Books About Football for Elementary Students: Find these books at your local library or use the affiliated links provided for your convenience. All recommendations are my own.
With fall comes Autumn leaves, back to school and (in some people’s opinions) the most important time of the year — football season! For kids who just can’t get enough of football, check out these 10 books about football for middle school readers. They will surely spark your kid’s incentive to get reading.
I write so often about books, I’ve put them in one central location and created a collection of all of my book lists! Find more great reading book lists here.
Football Genius: Troy White can predict any football play before it happens. And when his single mom gets a job with the Atlanta Falcons, Troy knows it’s his big chance to help them out of their slump—and finally prove his football genius. But unless Troy can convince star linebacker Seth Halloway that he’s telling the truth, the Falcons’ championship—and Troy’s mom’s job—are in serious jeopardy.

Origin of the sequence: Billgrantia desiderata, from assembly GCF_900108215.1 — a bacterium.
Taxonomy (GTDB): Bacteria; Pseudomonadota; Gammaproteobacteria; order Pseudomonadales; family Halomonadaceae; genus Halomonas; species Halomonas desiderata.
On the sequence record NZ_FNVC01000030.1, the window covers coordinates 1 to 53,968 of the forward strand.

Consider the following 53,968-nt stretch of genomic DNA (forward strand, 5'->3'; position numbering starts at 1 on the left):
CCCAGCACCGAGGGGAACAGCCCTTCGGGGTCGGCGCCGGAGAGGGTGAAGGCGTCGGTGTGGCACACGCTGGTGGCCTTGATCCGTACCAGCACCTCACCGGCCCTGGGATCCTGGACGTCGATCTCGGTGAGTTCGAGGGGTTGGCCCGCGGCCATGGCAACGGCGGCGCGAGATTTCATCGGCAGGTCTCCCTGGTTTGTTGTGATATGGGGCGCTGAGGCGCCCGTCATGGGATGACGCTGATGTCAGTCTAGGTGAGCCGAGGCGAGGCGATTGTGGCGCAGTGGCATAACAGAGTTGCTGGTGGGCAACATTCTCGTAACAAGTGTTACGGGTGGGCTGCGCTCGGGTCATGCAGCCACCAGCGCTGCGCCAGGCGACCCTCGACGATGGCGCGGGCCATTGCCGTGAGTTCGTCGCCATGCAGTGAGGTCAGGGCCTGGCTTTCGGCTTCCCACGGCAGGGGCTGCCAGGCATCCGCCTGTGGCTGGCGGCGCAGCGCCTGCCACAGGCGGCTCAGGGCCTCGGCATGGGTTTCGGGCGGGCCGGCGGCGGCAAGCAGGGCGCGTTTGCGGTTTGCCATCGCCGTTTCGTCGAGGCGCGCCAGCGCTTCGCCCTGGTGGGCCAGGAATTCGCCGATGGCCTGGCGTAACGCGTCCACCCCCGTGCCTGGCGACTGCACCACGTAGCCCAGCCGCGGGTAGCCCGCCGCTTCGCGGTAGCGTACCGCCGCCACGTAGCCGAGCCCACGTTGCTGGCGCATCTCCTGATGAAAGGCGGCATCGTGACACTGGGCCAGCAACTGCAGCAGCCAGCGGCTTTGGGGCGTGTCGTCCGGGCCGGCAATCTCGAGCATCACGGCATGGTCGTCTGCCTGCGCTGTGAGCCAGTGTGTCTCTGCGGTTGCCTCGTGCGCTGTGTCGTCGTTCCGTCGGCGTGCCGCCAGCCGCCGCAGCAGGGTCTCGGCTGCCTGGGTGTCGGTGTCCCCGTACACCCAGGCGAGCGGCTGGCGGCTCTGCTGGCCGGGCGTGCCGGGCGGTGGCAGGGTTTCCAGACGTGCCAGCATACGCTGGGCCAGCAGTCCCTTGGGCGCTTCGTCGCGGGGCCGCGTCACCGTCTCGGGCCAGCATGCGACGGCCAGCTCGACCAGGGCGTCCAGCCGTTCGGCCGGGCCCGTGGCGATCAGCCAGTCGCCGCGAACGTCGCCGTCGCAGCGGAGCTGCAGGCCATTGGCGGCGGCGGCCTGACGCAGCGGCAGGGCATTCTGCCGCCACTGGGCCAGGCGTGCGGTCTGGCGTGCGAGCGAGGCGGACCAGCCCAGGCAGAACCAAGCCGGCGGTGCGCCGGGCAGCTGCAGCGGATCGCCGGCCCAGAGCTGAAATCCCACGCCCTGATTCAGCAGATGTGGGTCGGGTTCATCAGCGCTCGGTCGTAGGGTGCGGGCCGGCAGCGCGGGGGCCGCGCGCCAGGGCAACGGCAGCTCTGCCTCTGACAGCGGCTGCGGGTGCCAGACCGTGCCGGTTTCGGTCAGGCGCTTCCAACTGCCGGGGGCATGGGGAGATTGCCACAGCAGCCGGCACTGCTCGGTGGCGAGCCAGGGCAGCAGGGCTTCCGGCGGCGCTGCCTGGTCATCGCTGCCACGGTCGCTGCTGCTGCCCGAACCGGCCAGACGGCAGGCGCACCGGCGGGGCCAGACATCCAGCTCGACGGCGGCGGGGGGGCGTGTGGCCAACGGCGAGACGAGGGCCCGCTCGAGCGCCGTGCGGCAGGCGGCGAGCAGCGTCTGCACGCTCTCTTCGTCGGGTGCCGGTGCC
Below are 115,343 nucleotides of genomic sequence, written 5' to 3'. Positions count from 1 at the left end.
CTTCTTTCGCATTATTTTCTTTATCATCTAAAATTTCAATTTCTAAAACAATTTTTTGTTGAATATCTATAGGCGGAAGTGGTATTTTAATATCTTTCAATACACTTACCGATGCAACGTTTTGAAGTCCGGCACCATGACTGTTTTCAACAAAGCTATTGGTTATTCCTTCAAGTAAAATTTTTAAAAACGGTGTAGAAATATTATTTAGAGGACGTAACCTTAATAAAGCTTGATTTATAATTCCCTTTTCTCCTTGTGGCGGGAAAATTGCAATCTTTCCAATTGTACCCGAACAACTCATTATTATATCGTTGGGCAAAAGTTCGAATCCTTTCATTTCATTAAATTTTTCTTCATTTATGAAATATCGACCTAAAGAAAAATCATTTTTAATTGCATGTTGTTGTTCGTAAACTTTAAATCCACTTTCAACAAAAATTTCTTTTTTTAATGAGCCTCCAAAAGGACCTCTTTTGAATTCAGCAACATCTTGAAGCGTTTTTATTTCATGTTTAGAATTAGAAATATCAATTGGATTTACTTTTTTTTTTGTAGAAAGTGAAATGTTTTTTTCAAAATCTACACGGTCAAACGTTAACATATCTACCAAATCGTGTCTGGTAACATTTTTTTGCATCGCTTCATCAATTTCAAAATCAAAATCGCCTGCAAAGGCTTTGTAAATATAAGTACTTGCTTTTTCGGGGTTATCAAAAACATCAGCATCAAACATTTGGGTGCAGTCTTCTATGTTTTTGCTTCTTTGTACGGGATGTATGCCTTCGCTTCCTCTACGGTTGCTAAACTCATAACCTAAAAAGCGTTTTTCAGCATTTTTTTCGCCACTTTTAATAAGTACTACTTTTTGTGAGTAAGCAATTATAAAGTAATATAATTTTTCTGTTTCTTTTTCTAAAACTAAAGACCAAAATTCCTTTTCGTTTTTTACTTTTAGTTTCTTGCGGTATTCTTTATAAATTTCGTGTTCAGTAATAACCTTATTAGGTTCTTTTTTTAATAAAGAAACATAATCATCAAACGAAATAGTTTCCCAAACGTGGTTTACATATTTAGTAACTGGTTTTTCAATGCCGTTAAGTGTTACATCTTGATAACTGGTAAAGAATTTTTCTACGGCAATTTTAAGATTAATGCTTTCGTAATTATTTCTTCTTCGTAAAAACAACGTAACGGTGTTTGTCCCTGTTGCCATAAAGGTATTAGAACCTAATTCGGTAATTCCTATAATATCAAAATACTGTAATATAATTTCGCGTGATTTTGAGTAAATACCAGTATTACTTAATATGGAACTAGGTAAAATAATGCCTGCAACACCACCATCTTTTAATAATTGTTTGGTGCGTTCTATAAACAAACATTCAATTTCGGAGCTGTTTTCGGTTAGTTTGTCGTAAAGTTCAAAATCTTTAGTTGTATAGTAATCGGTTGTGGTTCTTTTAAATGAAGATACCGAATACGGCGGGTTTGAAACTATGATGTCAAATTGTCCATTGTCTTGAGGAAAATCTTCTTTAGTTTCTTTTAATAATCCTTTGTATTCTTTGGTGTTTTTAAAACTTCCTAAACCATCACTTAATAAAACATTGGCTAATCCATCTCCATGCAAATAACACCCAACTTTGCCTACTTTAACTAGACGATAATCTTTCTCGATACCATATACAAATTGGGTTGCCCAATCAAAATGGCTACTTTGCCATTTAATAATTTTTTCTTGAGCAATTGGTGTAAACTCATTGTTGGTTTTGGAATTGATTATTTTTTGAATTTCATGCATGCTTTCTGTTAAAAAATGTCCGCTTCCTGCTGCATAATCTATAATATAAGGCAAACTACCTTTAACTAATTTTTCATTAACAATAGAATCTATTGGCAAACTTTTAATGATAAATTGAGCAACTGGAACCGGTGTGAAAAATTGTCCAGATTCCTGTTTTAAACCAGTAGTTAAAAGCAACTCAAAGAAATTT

Eyewitness: Football (Eyewitness Books): Discover the world of pro football; the history, the teams, the stars, and what equipment they use. Developed in association with the National Football League (NFL), Eyewitness Football features photographs and text on hundreds of people and objects from 80 storied years of the National Football League. Football captures the drama, excitement, and spectacle of professional football using the signature Eyewitness style. It is the definitive pictorial guide to America’s most popular sport in all its rough-and-tumble glory, from its schoolyard roots through its rise to the status of an international supersport.